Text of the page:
In terms of performance the upgrade to Haswell is very reminiscent of what we observed when going from Sandy Bridge to Ivy Bridge: for the most part we saw very minor performance increases. Haswell looked most impressive in our encoding benchmarks where it was 3 to 13% faster. In our battery of application-based it was was 2 - 11% faster than Ivy, while the synthetic benchmark programs showed only minimal margins.
Although Ivy Bridge only provided a slight performance increase over Sandy, it was still a welcomed arrival for newcomers to the platform. Ivy Bridge improved efficiency, added a few new features, while it maintained the same price point of Sandy Bridge.
Haswell, on the other hand, seems less attractive for desktop users for a simple reason: it is not backwards compatible with Sandy Bridge or Ivy Bridge. The new LGA1150 socket means those wanting to upgrade to Haswell will need a new motherboard, such as those featured in our review. Thus, performance won't be a driver of desktop user upgrades with a small 13% jump at best. For those coming from much older platforms or an AMD system, then the Haswell socket change won't pose much of an obstacle.
In similar fashion, the Intel HD 4600 graphics solution that is featured across the majority of the Haswell desktop lineup will provide a modest 20 - 26% performance boost. Although on paper that is a pretty significant increase, it is an increase based on a pretty small figure if you are thinking about 3d rendering or gaming.
Unfortunately our Haswell coverage has been very rushed as we were handed a review sample very late and most of our testing was completed in 48-hour stretch. But, of course, for you we were willing to work Friday night and Saturday morning and get this out on time. For now we were forced to overlook overclocking the Core i7-4770K.
Intel did provide a comprehensive overclocking guide for their DZ87KLT-75K motherboard, unfortunately that board didn’t work, leaving us to complete our testing using the boards provided by Gigabyte and Asrock. Regardless, we'd like to thank Intel Australia for providing the review kit, along with Gigabyte for the Z87X-UD3H, Asrock who generously sent along three high quality motherboards and OCZ for providing their Haswell-compatible Mk III Silencer power supplies.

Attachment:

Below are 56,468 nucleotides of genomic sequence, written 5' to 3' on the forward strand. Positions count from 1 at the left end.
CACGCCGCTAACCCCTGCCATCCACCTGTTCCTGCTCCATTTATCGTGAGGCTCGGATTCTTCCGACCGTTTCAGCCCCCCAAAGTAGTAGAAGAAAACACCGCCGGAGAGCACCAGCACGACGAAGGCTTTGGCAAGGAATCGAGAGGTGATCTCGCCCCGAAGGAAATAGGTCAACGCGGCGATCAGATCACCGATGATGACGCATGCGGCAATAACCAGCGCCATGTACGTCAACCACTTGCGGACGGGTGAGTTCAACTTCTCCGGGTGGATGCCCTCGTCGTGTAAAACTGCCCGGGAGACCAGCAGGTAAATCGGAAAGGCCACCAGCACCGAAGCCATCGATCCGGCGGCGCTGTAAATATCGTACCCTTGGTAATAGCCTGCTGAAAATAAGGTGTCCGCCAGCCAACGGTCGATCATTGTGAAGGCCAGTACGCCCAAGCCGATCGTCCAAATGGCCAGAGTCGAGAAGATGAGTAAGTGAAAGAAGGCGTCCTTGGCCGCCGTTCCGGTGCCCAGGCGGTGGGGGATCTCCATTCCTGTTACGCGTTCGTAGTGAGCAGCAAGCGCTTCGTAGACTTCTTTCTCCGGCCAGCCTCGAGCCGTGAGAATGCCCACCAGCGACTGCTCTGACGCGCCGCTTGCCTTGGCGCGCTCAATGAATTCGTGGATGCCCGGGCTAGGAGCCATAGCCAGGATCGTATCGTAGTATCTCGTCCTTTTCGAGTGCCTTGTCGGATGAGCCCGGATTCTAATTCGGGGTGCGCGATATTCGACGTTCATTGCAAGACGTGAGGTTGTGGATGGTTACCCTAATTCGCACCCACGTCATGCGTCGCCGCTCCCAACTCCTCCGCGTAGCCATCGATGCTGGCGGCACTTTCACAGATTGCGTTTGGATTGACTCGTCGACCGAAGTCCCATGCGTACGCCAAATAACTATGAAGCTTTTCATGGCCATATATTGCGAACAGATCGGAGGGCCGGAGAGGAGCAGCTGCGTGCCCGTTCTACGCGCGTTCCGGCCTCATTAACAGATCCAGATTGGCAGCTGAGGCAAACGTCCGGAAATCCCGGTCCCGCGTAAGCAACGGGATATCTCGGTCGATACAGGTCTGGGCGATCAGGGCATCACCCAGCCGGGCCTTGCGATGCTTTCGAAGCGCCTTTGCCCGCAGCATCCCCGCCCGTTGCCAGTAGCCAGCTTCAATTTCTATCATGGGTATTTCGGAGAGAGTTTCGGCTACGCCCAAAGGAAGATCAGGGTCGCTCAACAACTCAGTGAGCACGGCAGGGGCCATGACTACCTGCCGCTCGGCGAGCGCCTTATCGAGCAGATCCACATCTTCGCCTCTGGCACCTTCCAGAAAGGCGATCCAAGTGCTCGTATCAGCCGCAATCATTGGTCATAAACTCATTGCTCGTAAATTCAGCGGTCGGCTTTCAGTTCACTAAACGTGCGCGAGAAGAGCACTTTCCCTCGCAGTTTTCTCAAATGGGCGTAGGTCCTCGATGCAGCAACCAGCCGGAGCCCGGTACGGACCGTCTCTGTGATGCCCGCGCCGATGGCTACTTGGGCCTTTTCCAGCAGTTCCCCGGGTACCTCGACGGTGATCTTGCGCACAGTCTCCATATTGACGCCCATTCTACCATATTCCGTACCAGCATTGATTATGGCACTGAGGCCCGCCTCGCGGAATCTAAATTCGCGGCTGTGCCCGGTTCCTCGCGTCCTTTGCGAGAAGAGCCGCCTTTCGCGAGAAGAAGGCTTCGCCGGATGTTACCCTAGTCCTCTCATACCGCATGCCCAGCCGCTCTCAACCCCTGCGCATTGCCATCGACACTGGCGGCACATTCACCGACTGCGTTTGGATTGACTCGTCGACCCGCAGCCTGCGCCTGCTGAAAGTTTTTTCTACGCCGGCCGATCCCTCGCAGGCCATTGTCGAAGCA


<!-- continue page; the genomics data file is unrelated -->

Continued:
Beyond what we've seen here in terms of Haswell CPUs for the desktop realm, the Core i7-4770R poses an interesting question for the future. This is the only desktop processor to feature the Iris Pro Graphics 5200, however this is a BGA part which means it is soldered directly to the motherboard and thus a far less flexible option.
As unusual as this concept sounds for a high-end desktop processor we should get used to it. In roughly a year's time Haswell will be shrunk down to the 14nm process, creating ‘Broadwell’ which will focus heavily on BGA. The days of buying a motherboard and then picking among a wide range of processors could be numbered.
Overall Haswell has further strengthened Intel’s position providing greater performance, efficiency and features. It might only be a mild step up from what we had with Ivy Bridge, but at $339 the Core i7-4770K is roughly the same price as the i7-3770K.
Pros: Slightly better performance, efficiency and graphics for the same price as Ivy Bridge. New architecture is the begining of the road ahead for Intel CPUs.
Cons: With no tangible competition in the desktop realm, Intel is no longer focused on raw performance, so there's even less to see in that respect this year. New platform/socket is not welcome.
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